Finally, on My Main Website, browse the right sidebar under Writers’ Resources. Seriously, there’s a lot of great stuff there. Go. Browse.

Goal Setting

Last time I defined the different types of writers. Only you know where you fit among those definitions. If you’re actually a writer (a person who writes, who regularly puts new words on the page) or a serious aspirant (that’s almost an oxymoron), set a goal for yourself. Then announce it to your friends and family.

If you do this, it will drive you to your writing computer and you’ll actually put new words on the page. In other words, you will actually BE a writer.

Can you revise or adjust goals once they’re set? Of course. Remember, they’re only artificial boundaries. We set goals to help ourselves achieve what we want to achieve. When setting your goals, bear in mind the term “realistic.” Make your goals realistic.

For example, I want to write a novel. Is a novel just a story that doesn’t end really soon? I don’t know. I haven’t written one yet and I haven’t studied enough yet to know that. But I’m taking a six-week online workshop beginning November 5 that will help me know that, so I will set a novel-per goal soon. UPDATE: By the time I got around to publishing this blog, I’d finished my first novel. It’s the one I talked about in the previous post. So woohoo! 🙂

In the meantime, I still also have the recurring goal I set back on April 16: to write and publish at least one new short story per week for a year. So this is both a recurring goal (the goal re-sets every week) and a long-term goal (one story per week for a year). I haven’t missed yet.

But what happens if I do miss one week? Nothing.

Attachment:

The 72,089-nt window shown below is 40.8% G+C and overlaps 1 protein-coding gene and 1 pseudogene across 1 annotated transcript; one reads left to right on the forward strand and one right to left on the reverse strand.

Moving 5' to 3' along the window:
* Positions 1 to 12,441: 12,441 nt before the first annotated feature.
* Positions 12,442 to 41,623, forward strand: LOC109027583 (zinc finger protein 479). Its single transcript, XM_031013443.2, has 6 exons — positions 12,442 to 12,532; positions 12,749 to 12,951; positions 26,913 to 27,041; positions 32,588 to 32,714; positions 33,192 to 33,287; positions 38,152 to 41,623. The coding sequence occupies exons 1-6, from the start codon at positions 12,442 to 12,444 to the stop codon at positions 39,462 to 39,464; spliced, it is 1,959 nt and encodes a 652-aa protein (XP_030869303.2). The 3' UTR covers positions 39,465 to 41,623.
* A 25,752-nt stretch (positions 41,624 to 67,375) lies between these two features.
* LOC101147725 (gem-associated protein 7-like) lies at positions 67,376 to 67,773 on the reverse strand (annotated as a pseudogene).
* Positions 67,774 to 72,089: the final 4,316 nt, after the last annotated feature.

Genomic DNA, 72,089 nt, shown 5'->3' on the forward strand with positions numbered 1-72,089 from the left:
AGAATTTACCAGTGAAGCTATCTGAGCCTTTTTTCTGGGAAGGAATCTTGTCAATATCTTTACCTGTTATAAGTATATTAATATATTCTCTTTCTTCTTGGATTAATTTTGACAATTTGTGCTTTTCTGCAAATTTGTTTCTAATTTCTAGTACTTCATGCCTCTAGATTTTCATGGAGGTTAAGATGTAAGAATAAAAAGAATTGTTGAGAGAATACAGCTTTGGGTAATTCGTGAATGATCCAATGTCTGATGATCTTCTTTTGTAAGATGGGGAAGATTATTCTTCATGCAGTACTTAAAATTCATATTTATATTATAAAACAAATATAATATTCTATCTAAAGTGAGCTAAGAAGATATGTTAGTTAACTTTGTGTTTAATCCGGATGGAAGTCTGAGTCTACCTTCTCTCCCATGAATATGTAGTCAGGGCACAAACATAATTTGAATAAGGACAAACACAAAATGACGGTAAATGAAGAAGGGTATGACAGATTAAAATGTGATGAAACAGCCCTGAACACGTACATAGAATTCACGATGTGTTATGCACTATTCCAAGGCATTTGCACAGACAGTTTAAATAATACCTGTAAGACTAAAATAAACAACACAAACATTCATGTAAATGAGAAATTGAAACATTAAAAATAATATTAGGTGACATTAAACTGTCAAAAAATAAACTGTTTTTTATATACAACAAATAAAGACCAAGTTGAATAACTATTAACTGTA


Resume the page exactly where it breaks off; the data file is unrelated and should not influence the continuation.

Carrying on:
The world won’t end. My friends won’t all send me Dear John letters. Deming NM won’t dry up and blow into Texas. Well, maybe, but that’ll be because of its position alongside the journada del muerte, not because I missed writing one stupid short story. And for the overall year, I still will have written FIFTY-ONE short stories. Not too shabby for an old guy learning new tricks. In fact, that’s a pretty good year, don’t you think?

Okay, so what’s stopping you? If you’re a writer, Get On With It.

Harvey

My First Novel and Killing Writing Myths

Hi Folks,

First, a salute to my brothers and sisters in the United States Marine Corps—Happy 239th birthday—and a respectful toast to our brothers and sisters in the other US armed forces as well as friends in the ROK Marines and the Corps of Royal Marines.

May your days be vibrant,
your evenings calm,
your heart safe and warm at home.

Okay, on to business.

As I write this, I just finished my first novel. It’s a short novel of just over 40,000 words. I won’t talk about how long it took but those who took my Writing Into the Dark intensive or online Audio Lecture already know.

Most notably, with the accomplishment of this personal goal, a few more writing myths died quick, painless deaths. That will be the main focus of this post so it’s all about You, the writers out there.

But first, if you’ll allow me, did I celebrate? Oh yes. I told the members of my writers’ group. (These are actual writers, mind you. Folks who put new words on the page pretty much every day.) Then I emailed Dean Wesley Smith, my unintentional mentor. Then I sent the manuscript to my first reader. Then I yelled Woohoo! Then I wrote this blog post to share the good news with You. 🙂 I learned SO much during this project. If it never sells a copy, it will still be more than worthwhile just as a learning experience.

So what writing myths died? Well,

  • I did NOT suffer withdrawal symptoms, which I’ve heard some writers actually call “post partum depression” (seriously?) from having finished a novel (ODG, it’s over! What now?);
  • I did NOT feel completely exhausted, arm-across-the-forehead, being-carried-from-the-stage spent (James Brown) like I need to take a day or a week or a month off now that I’ve finished (I felt only elation, actually, along with a touch of annoyance that my protagonist solved his problem without me and probably about 20,000 words before I expected him to);
  • I did NOT feel like I “owe myself” anything in particular beyond the celebratory stomps laid out above; and best (and biggest) of all,